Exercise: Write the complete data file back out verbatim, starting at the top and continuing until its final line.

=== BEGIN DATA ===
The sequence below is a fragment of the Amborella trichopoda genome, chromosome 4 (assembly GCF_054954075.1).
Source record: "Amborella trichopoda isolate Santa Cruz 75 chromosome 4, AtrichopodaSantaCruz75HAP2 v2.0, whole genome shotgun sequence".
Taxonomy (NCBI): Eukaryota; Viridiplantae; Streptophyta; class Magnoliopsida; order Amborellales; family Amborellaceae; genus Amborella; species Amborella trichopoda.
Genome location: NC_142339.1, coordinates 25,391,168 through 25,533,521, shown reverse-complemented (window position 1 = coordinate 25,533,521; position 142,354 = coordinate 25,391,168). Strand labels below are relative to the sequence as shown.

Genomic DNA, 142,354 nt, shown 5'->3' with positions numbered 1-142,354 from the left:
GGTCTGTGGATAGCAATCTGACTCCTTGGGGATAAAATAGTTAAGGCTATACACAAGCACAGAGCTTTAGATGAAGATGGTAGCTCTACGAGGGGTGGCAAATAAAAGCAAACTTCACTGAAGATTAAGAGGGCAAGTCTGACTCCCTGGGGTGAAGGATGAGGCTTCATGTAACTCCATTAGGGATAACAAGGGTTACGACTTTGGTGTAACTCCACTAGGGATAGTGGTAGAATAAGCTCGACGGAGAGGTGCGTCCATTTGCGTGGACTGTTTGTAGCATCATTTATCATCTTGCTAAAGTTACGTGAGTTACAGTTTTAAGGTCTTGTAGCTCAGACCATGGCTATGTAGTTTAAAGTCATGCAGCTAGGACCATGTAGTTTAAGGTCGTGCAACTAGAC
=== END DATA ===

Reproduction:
The sequence below is a fragment of the Amborella trichopoda genome, chromosome 4 (assembly GCF_054954075.1).
Source record: "Amborella trichopoda isolate Santa Cruz 75 chromosome 4, AtrichopodaSantaCruz75HAP2 v2.0, whole genome shotgun sequence".
Taxonomy (NCBI): Eukaryota; Viridiplantae; Streptophyta; class Magnoliopsida; order Amborellales; family Amborellaceae; genus Amborella; species Amborella trichopoda.
Genome location: NC_142339.1, coordinates 25,391,168 through 25,533,521, shown reverse-complemented (window position 1 = coordinate 25,533,521; position 142,354 = coordinate 25,391,168). Strand labels below are relative to the sequence as shown.

Genomic DNA, 142,354 nt, shown 5'->3' with positions numbered 1-142,354 from the left:
GGTCTGTGGATAGCAATCTGACTCCTTGGGGATAAAATAGTTAAGGCTATACACAAGCACAGAGCTTTAGATGAAGATGGTAGCTCTACGAGGGGTGGCAAATAAAAGCAAACTTCACTGAAGATTAAGAGGGCAAGTCTGACTCCCTGGGGTGAAGGATGAGGCTTCATGTAACTCCATTAGGGATAACAAGGGTTACGACTTTGGTGTAACTCCACTAGGGATAGTGGTAGAATAAGCTCGACGGAGAGGTGCGTCCATTTGCGTGGACTGTTTGTAGCATCATTTATCATCTTGCTAAAGTTACGTGAGTTACAGTTTTAAGGTCTTGTAGCTCAGACCATGGCTATGTAGTTTAAAGTCATGCAGCTAGGACCATGTAGTTTAAGGTCGTGCAACTAGAC